On the U.S. Senate side, Cheri Beasley, the presumptive Democratic nominee, filed her candidacy paperwork Thursday. She’s running to fill a seat vacated by retiring Republican U.S. Sen Richard Burr. U.S. Rep. Ted Budd, former Gov. Pat McCrory, combat veteran Marjorie K. Eastman and former Greensboro-area U.S. Rep. Mark Walker have been fighting for the GOP nomination.

A trial court on Wednesday, Feb. 23, 2022, enacted a congressional map to be used for the upcoming elections. Candidate filing has resumed for the statewide May 17 primary.

Walker had considered ending his Senate bid to enter a U.S. House race, but he announced last month that he'd stay in the Senate race amid uncertainty over what the finalized maps would look like.

The trial court's enacted map could complicate a jump for Walker to the U.S. House race. Democratic Rep. Kathy Manning plans to file for reelection in the 6th Congressional District, which includes Greensboro. Conservative political newcomer Bo Hines and former Republican U.S. Rep. Renee Ellmers had planned to run in the 6th but are rethinking that decision because the new map leans far more Democratic.

In the 9th district, which includes all of Chatham County and parts of Cumberland County, Democratic state Sen. Ben Clark and Republican state Rep. John Szoka said they'd seek their respective parties' nominations. In the Republican primary, Szoka would be competing against U.S. Rep. Richard Hudson, who announced Thursday morning he'd seek reelection in the 9th district.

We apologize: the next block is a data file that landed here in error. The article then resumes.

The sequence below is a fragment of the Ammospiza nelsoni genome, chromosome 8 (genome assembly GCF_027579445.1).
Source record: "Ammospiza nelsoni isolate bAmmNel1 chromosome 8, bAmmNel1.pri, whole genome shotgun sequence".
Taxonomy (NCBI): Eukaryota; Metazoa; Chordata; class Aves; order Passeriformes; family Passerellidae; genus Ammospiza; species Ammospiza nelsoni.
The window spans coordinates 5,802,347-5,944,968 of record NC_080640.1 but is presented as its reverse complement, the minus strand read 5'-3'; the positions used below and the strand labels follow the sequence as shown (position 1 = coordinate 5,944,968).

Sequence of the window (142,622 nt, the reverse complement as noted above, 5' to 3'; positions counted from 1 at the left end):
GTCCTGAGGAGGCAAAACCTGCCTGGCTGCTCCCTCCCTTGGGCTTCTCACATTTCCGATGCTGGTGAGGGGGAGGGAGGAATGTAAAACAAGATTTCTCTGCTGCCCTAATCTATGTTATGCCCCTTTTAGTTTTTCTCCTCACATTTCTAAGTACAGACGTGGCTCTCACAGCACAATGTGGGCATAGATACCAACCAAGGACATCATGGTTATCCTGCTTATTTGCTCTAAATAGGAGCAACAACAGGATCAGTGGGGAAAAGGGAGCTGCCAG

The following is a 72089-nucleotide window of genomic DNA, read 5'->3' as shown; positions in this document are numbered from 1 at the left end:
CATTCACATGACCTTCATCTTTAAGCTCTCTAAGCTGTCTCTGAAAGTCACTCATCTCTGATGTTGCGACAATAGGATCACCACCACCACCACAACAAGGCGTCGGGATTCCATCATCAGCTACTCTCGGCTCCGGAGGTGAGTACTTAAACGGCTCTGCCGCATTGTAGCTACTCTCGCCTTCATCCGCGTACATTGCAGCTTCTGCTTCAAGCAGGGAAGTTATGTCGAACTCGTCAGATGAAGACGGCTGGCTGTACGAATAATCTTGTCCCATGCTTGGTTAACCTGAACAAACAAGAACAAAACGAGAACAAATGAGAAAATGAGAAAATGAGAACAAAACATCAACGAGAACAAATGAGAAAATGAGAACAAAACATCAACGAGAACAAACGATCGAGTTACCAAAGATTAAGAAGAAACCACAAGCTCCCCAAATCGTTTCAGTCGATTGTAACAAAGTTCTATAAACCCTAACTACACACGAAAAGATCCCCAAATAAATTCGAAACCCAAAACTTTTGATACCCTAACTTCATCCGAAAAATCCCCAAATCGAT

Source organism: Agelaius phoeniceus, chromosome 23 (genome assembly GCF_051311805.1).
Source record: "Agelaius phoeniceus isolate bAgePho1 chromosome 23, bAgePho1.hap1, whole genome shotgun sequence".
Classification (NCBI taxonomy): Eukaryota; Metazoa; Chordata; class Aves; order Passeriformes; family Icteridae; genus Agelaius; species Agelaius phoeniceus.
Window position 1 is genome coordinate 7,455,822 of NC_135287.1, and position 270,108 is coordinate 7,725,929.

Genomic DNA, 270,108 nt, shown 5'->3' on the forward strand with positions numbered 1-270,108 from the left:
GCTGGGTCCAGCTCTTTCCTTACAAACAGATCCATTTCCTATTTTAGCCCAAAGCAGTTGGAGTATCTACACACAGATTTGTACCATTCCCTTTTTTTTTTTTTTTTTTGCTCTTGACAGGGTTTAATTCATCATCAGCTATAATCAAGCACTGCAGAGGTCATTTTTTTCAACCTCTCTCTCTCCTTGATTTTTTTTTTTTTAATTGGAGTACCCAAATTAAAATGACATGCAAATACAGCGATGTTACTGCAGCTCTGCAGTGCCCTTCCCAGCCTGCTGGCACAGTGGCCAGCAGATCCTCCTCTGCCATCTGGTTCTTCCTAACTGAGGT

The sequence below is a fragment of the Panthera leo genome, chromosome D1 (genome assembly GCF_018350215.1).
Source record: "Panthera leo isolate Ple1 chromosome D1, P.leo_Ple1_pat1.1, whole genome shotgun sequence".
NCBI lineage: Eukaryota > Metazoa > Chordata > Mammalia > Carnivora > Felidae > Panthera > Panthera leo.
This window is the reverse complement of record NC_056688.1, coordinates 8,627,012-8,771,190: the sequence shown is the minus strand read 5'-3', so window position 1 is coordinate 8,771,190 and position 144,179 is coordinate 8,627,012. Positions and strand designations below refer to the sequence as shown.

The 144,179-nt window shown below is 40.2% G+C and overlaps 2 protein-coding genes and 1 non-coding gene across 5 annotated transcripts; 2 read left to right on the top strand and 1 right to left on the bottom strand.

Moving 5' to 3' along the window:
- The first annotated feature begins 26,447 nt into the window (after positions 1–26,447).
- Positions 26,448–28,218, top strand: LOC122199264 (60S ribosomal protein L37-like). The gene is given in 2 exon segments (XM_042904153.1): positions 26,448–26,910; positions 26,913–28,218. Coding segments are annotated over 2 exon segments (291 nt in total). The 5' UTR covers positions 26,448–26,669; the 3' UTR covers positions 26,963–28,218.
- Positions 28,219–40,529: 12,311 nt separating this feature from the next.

Hudson’s move created an avenue for GOP U.S. Rep. Dan Bishop to run in the 8th district, which is outside Charlotte and stretches from Davidson to Union counties. Bishop on Thursday said he'd run for the 8th district.

Those running for office for the May 17 primary have until noon on March 4 to submit their paperwork.

Candidates who filed in December and had their notice of candidacy accepted by the North Carolina State Board of Elections don't need to refile if they still wish to run for the same office and district, the board said.

Among the other notable candidates announcing plans:

  • Democratic U.S. House Rep. Alma Adams said she’d seek reelection in her Charlotte-area 12th Congressional District.
  • Republican incumbent Rep. Greg Murphy said he'd seek reelection to his coastal 3rd district
  • Democratic incumbent Deborah Ross submitted her candidacy paperwork for the new 2nd district, which covers the northern part of Wake County.
  • State Sen. Wiley Nickel, a Wake County Democrat, said he'd run in the highly competitive 13th district. Republicans DeVan Barbour and Kelly Daughtry also plan to vie the seat.
  • Former Democratic U.S. Senate candidate Erica Smith, Democratic state Sen. Don Davis and state Rep. James Gailliard said they would compete for the party's 1st Congressional District nomination that stretches across the eastern part of the state.
WRAL Statehouse Reporter Travis Fain contributed to this report.


Copyright 2023 by Capitol Broadcasting Company. All rights reserved. This material may not be published, broadcast, rewritten or redistributed.